# Socket Store releases 'Which switch is what switch' Infographic

Leading online sockets and switches retailer Socket Store is certainly drawing interest with its new approach, releasing an infographic to explain the different types of switches, and when you'll need them.

Cardiff, UK (PRWEB) February 09, 2013

Staff at Socket Store had a light bulb moment when they realised there was an easier way of explaining to customers how basic switches and circuits work.

The team frequently gets asked to outline the difference between various types of switches but felt that they were baffling customers with a techie response. So they produced an infographic highlighting the science behind two-way and intermediate switches in a fun and informative way.

Socket Store managing director Phil Stephens said: “The question we get asked the most is: ‘What is an intermediate switch?' We wrote a blog post, which is always well read and which helps our customers understand how it works. But it is still hard to explain sometimes, so we thought an image might help.

“Our infographic explains why intermediate switches are more complicated, and why they are therefore more expensive. We hope it's now very easy for our customers to make the distinction, but we are always happy to answer any questions our customers might have.”

So exactly what is the difference between a ‘normal' and an intermediate switch?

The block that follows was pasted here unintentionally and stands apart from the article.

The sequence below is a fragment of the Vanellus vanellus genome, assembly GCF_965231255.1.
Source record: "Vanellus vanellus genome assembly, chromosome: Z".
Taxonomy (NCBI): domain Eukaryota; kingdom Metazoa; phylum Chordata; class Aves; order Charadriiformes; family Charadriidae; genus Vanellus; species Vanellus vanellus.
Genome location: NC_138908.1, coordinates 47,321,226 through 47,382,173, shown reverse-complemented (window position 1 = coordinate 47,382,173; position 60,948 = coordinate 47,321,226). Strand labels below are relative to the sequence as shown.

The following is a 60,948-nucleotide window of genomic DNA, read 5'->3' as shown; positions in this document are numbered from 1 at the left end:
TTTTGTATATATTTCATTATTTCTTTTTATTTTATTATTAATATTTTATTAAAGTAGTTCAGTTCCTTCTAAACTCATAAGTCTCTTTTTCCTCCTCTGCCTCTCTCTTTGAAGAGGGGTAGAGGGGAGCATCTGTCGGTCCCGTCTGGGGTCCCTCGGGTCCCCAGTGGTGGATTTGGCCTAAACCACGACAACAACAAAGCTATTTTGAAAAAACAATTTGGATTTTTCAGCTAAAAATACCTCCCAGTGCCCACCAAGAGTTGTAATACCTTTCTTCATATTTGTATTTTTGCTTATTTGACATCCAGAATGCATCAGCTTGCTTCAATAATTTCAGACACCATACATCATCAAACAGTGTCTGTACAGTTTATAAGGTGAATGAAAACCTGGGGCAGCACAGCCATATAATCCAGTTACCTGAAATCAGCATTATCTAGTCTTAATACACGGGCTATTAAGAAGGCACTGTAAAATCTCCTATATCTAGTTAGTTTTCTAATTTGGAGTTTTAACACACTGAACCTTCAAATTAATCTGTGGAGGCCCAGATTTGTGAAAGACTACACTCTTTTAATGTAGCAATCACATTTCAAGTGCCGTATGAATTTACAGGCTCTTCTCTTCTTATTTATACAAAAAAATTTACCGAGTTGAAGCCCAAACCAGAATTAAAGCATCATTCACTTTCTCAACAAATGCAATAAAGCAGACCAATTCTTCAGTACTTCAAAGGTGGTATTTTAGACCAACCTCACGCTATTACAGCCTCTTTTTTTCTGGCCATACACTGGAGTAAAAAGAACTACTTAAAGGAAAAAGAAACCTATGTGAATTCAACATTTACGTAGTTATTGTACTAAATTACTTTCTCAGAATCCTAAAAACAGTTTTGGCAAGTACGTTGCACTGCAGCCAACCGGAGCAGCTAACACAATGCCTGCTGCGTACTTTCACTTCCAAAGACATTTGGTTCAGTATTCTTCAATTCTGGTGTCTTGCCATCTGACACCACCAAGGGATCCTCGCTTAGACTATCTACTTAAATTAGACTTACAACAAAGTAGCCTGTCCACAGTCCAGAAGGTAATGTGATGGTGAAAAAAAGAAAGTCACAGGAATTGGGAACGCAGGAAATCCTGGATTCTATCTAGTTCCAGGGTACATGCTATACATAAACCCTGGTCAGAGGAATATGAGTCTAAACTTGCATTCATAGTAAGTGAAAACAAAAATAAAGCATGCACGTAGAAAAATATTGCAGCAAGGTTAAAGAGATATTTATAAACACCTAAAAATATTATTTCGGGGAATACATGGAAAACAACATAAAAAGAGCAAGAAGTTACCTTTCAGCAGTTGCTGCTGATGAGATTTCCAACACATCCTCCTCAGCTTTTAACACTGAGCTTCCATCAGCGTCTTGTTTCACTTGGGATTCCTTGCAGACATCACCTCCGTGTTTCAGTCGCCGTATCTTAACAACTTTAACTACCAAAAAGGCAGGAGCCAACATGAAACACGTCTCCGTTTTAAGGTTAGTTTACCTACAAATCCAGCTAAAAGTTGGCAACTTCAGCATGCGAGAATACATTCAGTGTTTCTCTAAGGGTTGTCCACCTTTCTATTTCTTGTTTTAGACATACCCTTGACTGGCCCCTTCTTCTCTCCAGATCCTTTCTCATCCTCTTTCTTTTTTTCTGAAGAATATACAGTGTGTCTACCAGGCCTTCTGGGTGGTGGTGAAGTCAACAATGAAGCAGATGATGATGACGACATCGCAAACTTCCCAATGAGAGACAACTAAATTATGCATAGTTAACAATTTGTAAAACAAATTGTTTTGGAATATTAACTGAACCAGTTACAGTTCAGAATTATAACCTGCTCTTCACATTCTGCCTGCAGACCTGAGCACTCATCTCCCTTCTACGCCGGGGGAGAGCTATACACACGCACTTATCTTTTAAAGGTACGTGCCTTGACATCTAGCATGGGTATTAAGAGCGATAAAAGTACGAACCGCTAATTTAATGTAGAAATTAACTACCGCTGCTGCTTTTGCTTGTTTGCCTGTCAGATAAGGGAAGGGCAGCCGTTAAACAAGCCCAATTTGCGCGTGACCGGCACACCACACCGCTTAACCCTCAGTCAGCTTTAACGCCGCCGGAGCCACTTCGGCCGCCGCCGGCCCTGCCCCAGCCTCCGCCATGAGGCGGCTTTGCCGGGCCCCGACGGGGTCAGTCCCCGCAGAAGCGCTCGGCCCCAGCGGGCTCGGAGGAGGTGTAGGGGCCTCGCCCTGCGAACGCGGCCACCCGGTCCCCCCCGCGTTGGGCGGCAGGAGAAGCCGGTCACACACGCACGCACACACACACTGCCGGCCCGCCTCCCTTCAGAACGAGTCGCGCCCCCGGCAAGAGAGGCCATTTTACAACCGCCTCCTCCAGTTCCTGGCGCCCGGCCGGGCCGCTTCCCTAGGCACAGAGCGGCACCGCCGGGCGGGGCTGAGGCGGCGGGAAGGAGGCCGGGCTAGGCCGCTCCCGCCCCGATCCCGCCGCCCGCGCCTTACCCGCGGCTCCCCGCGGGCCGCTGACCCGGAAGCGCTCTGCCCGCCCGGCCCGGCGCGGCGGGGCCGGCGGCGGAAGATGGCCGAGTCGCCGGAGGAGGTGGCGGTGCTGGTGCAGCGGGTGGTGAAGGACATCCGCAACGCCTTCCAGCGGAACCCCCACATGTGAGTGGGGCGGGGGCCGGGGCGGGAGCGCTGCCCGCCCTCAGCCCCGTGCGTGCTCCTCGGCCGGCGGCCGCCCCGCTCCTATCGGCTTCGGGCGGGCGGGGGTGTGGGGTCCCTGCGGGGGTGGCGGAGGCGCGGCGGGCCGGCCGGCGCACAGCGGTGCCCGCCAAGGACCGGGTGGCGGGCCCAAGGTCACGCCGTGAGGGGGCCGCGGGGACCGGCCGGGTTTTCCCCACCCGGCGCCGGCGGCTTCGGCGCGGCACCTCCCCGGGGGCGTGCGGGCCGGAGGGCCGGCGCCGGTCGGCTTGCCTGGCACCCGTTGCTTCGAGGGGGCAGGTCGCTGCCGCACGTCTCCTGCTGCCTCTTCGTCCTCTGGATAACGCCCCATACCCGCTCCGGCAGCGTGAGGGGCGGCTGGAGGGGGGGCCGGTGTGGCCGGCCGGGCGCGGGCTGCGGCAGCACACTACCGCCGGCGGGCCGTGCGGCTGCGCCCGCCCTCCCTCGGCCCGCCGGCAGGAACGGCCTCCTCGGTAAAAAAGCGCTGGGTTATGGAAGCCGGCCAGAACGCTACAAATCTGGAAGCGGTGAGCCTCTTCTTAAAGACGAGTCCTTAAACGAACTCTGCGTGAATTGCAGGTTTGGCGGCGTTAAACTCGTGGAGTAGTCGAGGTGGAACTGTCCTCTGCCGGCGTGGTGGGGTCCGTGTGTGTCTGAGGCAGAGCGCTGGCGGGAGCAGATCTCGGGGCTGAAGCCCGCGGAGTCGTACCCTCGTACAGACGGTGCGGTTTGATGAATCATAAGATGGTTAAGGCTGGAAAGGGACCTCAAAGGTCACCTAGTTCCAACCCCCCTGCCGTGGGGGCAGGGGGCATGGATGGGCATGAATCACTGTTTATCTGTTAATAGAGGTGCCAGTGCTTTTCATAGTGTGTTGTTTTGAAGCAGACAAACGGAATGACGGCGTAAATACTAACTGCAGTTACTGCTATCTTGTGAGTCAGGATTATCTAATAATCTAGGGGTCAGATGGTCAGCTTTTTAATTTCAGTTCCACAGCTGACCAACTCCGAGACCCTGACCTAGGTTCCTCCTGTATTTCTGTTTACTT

Well, there are two types of normal switches; one-way and two-way. One-way switches simply consist of one switch and they switch on one light.

Two-way switches are slightly more complex in that they can be used when there are two switches for one light, such as in a ‘through' room with two different entrances. Another example is a landing which has one light but two switches – one at the bottom of the stairs and one at the top. Sometimes people think this type of switch is an intermediate switch, but that's not the case.

An intermediate switch is very versatile and can be used to operate most lights, but because they are more expensive it is best to keep them for the places in which you really need them! An intermediate switch consists of three or more switches operating one light. An example would be a landing light with a switch at the bottom of the stairs, one at the top of the stairs and another further along the landing. This circuit would require the middle switch – in this case, the one at the top of the stairs – to be intermediate.

Another place an intermediate switch might be needed is on a shared landing in an apartment block. If you'd like to know more or need some advice on which switch is best for your needs, just phone the Socket Store team on 029 2000 4887.

For the original version on PRWeb visit: http://www.prweb.com/releases/prweb2013/2/prweb10408534.htm

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